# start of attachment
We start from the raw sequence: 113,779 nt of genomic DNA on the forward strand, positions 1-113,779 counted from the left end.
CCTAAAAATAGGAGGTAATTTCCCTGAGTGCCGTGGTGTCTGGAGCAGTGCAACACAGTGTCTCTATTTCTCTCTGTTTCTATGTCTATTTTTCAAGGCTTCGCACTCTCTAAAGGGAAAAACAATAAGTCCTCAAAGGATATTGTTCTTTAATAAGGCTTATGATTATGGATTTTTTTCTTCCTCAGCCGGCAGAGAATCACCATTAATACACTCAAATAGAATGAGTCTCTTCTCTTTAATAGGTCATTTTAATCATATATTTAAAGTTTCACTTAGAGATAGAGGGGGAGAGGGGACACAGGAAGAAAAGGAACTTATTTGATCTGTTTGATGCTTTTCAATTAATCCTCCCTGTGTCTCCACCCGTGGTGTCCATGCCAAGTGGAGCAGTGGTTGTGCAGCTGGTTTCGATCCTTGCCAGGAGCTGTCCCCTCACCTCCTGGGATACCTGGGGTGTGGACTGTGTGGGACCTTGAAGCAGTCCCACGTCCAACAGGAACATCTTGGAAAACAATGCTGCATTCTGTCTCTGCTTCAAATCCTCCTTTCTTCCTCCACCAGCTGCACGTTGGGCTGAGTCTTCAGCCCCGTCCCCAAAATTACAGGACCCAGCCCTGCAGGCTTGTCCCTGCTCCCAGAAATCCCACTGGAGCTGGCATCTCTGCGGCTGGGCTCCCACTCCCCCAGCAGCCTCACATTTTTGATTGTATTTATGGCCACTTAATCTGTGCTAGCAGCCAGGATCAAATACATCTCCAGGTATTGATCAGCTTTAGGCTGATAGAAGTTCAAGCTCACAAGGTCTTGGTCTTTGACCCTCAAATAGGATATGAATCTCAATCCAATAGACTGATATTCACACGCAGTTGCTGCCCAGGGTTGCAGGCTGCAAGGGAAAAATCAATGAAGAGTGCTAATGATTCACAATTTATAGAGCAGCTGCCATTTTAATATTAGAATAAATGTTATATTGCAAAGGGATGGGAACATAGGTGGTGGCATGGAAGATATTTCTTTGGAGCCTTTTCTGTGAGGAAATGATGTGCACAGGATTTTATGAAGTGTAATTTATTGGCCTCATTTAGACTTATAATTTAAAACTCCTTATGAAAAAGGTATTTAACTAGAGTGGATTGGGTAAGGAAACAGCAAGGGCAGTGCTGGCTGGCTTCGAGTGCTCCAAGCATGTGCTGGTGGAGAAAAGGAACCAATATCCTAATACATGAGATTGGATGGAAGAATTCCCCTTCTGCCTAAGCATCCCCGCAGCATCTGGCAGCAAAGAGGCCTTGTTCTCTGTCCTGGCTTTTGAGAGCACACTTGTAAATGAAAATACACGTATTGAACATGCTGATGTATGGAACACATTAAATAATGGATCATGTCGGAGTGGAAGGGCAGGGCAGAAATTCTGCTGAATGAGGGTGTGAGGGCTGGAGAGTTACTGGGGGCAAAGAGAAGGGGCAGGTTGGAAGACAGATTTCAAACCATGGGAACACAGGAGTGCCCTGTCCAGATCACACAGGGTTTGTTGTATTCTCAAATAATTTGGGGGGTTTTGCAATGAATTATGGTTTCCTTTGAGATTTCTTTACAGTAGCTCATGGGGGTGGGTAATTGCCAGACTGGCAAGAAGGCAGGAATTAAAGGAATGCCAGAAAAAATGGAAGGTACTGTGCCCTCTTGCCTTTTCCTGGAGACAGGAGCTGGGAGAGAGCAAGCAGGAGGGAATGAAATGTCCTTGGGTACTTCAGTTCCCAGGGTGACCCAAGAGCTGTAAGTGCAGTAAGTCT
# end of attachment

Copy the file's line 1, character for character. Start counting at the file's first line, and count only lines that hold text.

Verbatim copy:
We start from the raw sequence: 113,779 nt of genomic DNA on the forward strand, positions 1-113,779 counted from the left end.